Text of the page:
INDIANAPOLIS, March 31 (UPI) -- Indiana Gov. Mike Pence has declared the Religious Freedom Restoration Act does not allow businesses to discriminate against anyone.
The law, perceived to be anti-LGBT, was signed into law recently by the Republican governor.
"We need to make it clear that this law does not give the right for business to discriminate against anyone," Pence said in a press conference. "This is a perception problem."
He added that he supports any legislation that would clarify the law, reinforcing the notion that the law will not be used to discriminate.
Pence accused a "smear" campaign against the law and against the state of Indiana and its people, known as Hoosiers, by the media.
"The purpose for Religious Freedom Restoration Act is to give the people of this country the opportunity to go into our courts, state now and federal for more than 20 years, where they believe government action has imposed or impinged their religious liberties," Pence said.
"This is about restraining government overreach," he added.
"I don't support discrimination against gays or lesbians or anyone else," Pence said. "I abhor discrimination."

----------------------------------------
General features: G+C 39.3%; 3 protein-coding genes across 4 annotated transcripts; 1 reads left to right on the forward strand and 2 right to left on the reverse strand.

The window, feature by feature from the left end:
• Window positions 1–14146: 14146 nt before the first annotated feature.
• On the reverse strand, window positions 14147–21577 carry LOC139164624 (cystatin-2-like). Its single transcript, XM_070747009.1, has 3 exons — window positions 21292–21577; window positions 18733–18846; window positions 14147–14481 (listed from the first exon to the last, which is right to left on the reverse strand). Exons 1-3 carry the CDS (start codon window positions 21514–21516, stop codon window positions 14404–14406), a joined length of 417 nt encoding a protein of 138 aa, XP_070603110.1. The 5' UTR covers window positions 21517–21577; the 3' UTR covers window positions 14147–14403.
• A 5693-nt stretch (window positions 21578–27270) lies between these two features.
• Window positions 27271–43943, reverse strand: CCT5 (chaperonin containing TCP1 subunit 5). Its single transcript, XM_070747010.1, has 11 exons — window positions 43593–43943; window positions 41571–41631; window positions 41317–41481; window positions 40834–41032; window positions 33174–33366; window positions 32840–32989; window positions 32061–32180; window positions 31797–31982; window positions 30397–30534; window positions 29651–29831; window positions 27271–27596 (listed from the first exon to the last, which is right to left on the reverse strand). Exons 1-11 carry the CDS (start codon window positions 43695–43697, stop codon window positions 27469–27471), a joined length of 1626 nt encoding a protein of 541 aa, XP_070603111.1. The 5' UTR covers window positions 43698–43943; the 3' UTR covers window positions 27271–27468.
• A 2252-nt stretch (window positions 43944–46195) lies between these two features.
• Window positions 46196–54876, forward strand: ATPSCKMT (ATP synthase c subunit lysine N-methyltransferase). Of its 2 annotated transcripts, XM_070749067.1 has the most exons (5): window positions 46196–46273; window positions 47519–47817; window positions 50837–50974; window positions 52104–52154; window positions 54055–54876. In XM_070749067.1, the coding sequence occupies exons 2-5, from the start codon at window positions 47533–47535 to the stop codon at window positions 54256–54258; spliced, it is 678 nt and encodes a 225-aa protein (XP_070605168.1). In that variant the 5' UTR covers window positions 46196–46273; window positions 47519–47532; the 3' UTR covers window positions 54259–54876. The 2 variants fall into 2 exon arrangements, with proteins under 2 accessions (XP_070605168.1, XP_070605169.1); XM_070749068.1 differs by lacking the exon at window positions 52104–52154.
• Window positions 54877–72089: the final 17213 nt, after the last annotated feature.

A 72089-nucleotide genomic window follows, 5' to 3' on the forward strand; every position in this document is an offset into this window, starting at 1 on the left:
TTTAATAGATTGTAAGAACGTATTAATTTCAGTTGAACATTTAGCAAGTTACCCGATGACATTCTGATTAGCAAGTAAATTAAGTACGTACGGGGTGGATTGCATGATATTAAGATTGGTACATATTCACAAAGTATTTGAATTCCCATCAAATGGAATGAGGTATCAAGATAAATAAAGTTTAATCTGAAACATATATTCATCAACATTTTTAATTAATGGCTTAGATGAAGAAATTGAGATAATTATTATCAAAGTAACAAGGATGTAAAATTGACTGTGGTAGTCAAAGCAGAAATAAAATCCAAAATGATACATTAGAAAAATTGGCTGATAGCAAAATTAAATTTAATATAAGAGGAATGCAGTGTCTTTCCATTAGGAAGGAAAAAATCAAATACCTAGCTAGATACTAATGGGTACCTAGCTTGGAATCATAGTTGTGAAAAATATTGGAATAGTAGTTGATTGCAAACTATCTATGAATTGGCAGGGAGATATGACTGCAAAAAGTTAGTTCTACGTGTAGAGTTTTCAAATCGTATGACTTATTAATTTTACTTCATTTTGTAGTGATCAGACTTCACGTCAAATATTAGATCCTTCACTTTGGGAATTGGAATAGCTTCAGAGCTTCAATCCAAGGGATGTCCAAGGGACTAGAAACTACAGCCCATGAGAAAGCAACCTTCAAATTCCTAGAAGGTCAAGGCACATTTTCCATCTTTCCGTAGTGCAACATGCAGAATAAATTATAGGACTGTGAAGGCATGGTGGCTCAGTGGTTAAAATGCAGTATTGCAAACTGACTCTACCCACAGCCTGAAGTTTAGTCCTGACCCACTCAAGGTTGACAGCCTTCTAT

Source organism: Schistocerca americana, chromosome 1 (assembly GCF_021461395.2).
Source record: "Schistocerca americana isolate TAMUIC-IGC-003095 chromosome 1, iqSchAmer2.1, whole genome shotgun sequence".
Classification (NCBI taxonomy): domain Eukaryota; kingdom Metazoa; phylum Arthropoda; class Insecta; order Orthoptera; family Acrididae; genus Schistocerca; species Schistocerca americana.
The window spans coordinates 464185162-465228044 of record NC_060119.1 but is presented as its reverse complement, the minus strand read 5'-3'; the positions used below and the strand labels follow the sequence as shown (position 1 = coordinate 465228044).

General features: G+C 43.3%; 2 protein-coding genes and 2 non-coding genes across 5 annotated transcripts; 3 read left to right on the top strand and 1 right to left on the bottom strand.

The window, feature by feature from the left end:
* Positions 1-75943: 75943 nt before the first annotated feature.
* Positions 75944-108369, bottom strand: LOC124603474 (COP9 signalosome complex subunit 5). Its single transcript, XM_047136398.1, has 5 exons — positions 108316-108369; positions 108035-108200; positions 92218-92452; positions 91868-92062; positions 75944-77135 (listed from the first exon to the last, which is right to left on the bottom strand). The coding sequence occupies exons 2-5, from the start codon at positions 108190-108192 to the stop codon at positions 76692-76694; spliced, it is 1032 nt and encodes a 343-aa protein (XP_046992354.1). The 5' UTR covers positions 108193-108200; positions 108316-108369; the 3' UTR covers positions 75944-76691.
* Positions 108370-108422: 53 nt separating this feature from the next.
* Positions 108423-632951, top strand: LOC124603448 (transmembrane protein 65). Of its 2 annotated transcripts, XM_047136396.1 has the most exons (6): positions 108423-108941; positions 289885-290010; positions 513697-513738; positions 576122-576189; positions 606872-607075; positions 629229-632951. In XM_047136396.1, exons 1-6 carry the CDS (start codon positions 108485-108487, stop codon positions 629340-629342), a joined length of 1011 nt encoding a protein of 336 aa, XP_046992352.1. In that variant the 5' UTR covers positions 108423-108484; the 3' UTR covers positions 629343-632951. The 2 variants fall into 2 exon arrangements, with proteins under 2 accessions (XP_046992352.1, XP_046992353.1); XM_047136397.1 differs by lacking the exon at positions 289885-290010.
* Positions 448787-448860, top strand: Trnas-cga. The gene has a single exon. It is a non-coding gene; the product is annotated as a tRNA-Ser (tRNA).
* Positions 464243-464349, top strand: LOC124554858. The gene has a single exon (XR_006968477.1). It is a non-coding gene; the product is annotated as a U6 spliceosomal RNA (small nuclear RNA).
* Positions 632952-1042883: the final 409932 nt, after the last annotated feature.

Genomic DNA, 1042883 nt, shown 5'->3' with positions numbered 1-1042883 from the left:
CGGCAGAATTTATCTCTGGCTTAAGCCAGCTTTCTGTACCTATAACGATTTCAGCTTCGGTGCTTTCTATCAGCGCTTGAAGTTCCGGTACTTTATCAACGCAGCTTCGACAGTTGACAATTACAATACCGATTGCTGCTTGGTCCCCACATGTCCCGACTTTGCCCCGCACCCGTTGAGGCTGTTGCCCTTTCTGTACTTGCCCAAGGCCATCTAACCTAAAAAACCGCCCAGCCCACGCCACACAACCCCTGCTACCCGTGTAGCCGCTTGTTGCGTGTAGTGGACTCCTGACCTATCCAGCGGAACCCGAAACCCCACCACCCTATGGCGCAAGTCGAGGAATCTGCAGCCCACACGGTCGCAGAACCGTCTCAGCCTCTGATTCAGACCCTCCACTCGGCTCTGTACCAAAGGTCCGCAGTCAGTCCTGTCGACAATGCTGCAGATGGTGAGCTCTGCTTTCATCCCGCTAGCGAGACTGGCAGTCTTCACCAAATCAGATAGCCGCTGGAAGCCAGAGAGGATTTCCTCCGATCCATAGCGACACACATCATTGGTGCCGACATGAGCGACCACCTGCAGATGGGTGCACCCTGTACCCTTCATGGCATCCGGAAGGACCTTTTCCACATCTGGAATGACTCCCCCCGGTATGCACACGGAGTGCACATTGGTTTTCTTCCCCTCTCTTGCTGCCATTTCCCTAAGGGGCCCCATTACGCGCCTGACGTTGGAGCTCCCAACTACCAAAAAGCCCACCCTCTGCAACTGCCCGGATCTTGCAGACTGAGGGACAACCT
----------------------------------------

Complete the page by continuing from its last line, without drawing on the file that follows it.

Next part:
"No one should be harassed or mistreated for who they are, who they love or what they believe," he said. "I believe that with all my heart."
Indianapolis Mayor Greg Ballard recently signed an executive order protecting the city's LGBT community from discrimination and denounced the state's controversial new religious freedom law.
Ballard, a Republican, denounced the Religious Freedom Restoration Act, which was signed into law.
"Indianapolis will not be defined by this," Ballard said. "Indianapolis will not be defined by this. Indianapolis welcomes everybody."
Other critics of the law include Apple's Tim Cook and company Angie's List.
Pence previously said the controversial Religious Freedom Restoration Act will not change, despite criticism stating it would allow discrimination toward the LGBT community.
The Republican governor decried "shameless rhetoric" over the state's new law and attributed the public backlash against it to a "tremendous amount of misinformation and misunderstanding."
Kate Stanton contributed to this report.